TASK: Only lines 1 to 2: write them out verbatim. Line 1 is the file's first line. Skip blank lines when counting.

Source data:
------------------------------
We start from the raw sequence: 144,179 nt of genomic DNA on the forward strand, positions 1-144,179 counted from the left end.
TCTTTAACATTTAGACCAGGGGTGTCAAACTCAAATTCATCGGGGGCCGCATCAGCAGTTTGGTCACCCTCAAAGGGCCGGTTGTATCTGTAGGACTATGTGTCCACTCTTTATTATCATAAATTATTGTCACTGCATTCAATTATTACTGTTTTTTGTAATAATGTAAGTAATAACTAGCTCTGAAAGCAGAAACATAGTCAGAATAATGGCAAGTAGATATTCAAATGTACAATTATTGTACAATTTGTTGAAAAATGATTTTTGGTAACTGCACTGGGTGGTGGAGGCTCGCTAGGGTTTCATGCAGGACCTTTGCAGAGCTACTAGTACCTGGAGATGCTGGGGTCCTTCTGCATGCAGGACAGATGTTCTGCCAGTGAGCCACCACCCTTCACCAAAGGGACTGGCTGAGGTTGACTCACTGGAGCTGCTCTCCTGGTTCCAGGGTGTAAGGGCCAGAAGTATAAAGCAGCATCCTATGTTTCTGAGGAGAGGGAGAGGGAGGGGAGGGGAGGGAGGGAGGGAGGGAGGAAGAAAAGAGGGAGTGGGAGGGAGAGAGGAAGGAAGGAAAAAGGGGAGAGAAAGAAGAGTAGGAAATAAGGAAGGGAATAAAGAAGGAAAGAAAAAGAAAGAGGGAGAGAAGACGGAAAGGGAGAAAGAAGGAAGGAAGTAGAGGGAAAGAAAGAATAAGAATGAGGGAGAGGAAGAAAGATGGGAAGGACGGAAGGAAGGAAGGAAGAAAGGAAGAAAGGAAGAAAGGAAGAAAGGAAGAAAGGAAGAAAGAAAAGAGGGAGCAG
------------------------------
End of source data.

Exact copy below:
We start from the raw sequence: 144,179 nt of genomic DNA on the forward strand, positions 1-144,179 counted from the left end.
TCTTTAACATTTAGACCAGGGGTGTCAAACTCAAATTCATCGGGGGCCGCATCAGCAGTTTGGTCACCCTCAAAGGGCCGGTTGTATCTGTAGGACTATGTGTCCACTCTTTATTATCATAAATTATTGTCACTGCATTCAATTATTACTGTTTTTTGTAATAATGTAAGTAATAACTAGCTCTGAAAGCAGAAACATAGTCAGAATAATGGCAAGTAGATATTCAAATGTACAATTATTGTACAATTTGTTGAAAAATGATTTTTGGTAACTGCACTGGGTGGTGGAGGCTCGCTAGGGTTTCATGCAGGACCTTTGCAGAGCTACTAGTACCTGGAGATGCTGGGGTCCTTCTGCATGCAGGACAGATGTTCTGCCAGTGAGCCACCACCCTTCACCAAAGGGACTGGCTGAGGTTGACTCACTGGAGCTGCTCTCCTGGTTCCAGGGTGTAAGGGCCAGAAGTATAAAGCAGCATCCTATGTTTCTGAGGAGAGGGAGAGGGAGGGGAGGGGAGGGAGGGAGGGAGGGAGGAAGAAAAGAGGGAGTGGGAGGGAGAGAGGAAGGAAGGAAAAAGGGGAGAGAAAGAAGAGTAGGAAATAAGGAAGGGAATAAAGAAGGAAAGAAAAAGAAAGAGGGAGAGAAGACGGAAAGGGAGAAAGAAGGAAGGAAGTAGAGGGAAAGAAAGAATAAGAATGAGGGAGAGGAAGAAAGATGGGAAGGACGGAAGGAAGGAAGGAAGAAAGGAAGAAAGGAAGAAAGGAAGAAAGGAAGAAAGGAAGAAAGAAAAGAGGGAGCAG